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WLIT100 Greek and Roman Classics: Origins of Western Literature

Unit rationale, description and aim

In this unit, students will encounter many of the great literary works of the Medieval and Renaissance periods, including Chaucer, Dante, Shakespeare and Milton, and develop a strong understanding of the historical context in which they came into being. Students will explore works that offer insights into the dangers and choices of everyday life and the deep significance of religion. They will examine Chaucer's focus on fallible humanity in The Canterbury Tales and consider how, by choosing to write in English rather than French or Latin, Chaucer became a foundational and revolutionary figure in English literature. Through the great works of the period, students will also explore how the enchantments of the Medieval mindset were succeeded by the commercial imperatives of the Renaissance, where art mixed with trade, power and a new interest in natural philosophy. Finally, students will reflect on how Shakespeare's creations reveal this tumultuous period in history using characters' doubts, introspection and remorse to create a modern sense of self.

The aim of this unit is to introduce students to the great books of the Medieval and Renaissance periods that laid the foundation of the English literary tradition, and to consider their ongoing significance in western intellectual life and culture.

Learning outcomes

To successfully complete this unit you will be able to demonstrate you have achieved the learning outcomes (LO) detailed in the below table.

Each outcome is informed by a number of graduate capabilities (GC) to ensure your work in this, and every unit, is part of a larger goal of graduating from ACU with the attributes of insight, empathy, imagination and impact.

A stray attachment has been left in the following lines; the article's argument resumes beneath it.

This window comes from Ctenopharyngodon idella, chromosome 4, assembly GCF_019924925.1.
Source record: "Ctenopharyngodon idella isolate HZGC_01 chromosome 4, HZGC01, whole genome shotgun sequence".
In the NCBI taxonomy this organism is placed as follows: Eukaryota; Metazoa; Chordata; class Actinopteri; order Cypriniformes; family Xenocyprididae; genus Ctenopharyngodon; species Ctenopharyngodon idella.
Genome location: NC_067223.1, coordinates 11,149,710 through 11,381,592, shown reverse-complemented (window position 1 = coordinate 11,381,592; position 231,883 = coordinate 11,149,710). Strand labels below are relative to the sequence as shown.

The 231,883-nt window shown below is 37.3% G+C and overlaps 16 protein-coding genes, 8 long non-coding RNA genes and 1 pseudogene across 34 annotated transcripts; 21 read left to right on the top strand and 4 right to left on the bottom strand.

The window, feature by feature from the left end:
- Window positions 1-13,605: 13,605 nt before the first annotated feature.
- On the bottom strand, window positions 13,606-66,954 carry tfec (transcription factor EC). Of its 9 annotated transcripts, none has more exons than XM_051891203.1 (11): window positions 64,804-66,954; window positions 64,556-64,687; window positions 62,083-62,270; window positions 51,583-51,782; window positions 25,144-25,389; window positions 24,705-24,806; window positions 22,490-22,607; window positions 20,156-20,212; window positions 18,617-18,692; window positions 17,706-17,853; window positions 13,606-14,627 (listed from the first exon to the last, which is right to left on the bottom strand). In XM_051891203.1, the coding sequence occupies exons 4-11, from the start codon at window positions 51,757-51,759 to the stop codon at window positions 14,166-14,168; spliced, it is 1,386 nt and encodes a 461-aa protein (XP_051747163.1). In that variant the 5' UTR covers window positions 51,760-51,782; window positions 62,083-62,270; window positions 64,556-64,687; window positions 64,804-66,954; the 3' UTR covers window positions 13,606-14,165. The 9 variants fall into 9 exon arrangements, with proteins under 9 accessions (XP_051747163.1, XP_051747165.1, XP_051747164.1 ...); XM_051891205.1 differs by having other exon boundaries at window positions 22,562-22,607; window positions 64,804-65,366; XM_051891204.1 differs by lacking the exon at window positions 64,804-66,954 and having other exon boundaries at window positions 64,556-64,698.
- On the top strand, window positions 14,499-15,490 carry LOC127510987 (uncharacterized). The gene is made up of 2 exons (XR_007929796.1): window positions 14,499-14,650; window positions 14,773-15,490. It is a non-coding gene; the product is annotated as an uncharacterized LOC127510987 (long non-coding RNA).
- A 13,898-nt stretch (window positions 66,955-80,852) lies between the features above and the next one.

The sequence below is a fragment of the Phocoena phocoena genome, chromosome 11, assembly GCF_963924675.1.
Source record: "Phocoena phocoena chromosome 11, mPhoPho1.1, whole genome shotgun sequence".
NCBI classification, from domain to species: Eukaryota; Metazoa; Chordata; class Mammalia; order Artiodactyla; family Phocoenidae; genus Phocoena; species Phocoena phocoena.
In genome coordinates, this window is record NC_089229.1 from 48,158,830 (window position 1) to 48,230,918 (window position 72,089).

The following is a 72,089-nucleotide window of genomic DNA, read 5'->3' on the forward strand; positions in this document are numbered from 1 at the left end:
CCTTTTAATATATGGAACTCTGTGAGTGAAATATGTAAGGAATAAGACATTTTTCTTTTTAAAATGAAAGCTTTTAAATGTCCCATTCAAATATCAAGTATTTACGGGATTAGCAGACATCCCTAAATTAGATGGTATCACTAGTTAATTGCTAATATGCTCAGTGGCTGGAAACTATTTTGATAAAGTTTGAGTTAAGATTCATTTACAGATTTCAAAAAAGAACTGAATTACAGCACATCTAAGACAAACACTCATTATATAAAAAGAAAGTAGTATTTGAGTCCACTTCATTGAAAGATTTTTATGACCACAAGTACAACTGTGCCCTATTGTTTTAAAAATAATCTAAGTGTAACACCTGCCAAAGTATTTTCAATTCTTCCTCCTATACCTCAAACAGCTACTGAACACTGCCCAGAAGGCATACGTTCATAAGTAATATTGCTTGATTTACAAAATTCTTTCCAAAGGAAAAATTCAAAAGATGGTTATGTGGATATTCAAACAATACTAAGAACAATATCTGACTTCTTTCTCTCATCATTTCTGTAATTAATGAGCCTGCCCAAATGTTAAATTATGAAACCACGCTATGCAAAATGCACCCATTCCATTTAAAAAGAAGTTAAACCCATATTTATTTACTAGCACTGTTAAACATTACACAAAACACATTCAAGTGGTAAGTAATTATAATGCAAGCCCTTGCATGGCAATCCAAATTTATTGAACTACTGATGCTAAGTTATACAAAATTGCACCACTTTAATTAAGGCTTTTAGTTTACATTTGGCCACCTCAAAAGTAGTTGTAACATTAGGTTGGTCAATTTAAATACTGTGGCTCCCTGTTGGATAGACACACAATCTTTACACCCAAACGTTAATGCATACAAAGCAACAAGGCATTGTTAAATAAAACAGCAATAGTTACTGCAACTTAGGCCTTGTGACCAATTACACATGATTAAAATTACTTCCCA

Explore the graduate capabilities.

On successful completion of this unit, students should be able to:

LO1 - Identify key aspects of the great literary works of Medieval and Renaissance period (GA4, GA5, GA6, GA8, GA10)

LO2 - Discuss literary, social, historical, aesthetic and ethical ideas and movements in texts drawn from the Medieval and Renaissance period (GA1, GA3, GA4, GA7, GA8)

LO3 - Evaluate and synthesise knowledge from diverse sources and communicate complex ideas to a range of audiences (GA5, GA8, GA9)

LO4 - Locate, use and appropriately reference a variety of critical sources relevant to developing a coherent argument about Medieval or Renaissance literature (GA4, GA5, GA8, GA10)

LO5 - Analyse key debates about the significance of Medieval and Renaissance literature in literary studies (GA1, GA2, GA3, GA5, GA8)

Graduate attributes

GA1 - demonstrate respect for the dignity of each individual and for human diversity 

GA2 - recognise their responsibility to the common good, the environment and society

GA3 - apply ethical perspectives in informed decision making

GA4 - think critically and reflectively 

GA5 - demonstrate values, knowledge, skills and attitudes appropriate to the discipline and/or profession